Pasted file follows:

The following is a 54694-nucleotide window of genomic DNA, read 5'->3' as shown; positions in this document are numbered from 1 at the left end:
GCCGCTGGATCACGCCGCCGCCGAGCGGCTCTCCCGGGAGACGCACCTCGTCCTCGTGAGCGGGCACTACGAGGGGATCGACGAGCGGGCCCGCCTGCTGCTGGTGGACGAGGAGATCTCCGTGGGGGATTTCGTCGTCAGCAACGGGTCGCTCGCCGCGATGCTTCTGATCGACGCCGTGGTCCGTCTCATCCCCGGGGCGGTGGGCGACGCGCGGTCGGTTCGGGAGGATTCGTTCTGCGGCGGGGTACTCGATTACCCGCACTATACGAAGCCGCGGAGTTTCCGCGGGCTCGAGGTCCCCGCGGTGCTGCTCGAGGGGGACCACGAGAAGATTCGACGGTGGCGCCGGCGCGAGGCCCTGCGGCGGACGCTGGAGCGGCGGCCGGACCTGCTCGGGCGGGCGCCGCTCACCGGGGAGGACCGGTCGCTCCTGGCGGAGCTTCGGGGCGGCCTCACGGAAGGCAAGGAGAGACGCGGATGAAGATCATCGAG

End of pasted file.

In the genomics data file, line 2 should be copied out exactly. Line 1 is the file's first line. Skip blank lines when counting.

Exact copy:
GCCGCTGGATCACGCCGCCGCCGAGCGGCTCTCCCGGGAGACGCACCTCGTCCTCGTGAGCGGGCACTACGAGGGGATCGACGAGCGGGCCCGCCTGCTGCTGGTGGACGAGGAGATCTCCGTGGGGGATTTCGTCGTCAGCAACGGGTCGCTCGCCGCGATGCTTCTGATCGACGCCGTGGTCCGTCTCATCCCCGGGGCGGTGGGCGACGCGCGGTCGGTTCGGGAGGATTCGTTCTGCGGCGGGGTACTCGATTACCCGCACTATACGAAGCCGCGGAGTTTCCGCGGGCTCGAGGTCCCCGCGGTGCTGCTCGAGGGGGACCACGAGAAGATTCGACGGTGGCGCCGGCGCGAGGCCCTGCGGCGGACGCTGGAGCGGCGGCCGGACCTGCTCGGGCGGGCGCCGCTCACCGGGGAGGACCGGTCGCTCCTGGCGGAGCTTCGGGGCGGCCTCACGGAAGGCAAGGAGAGACGCGGATGAAGATCATCGAG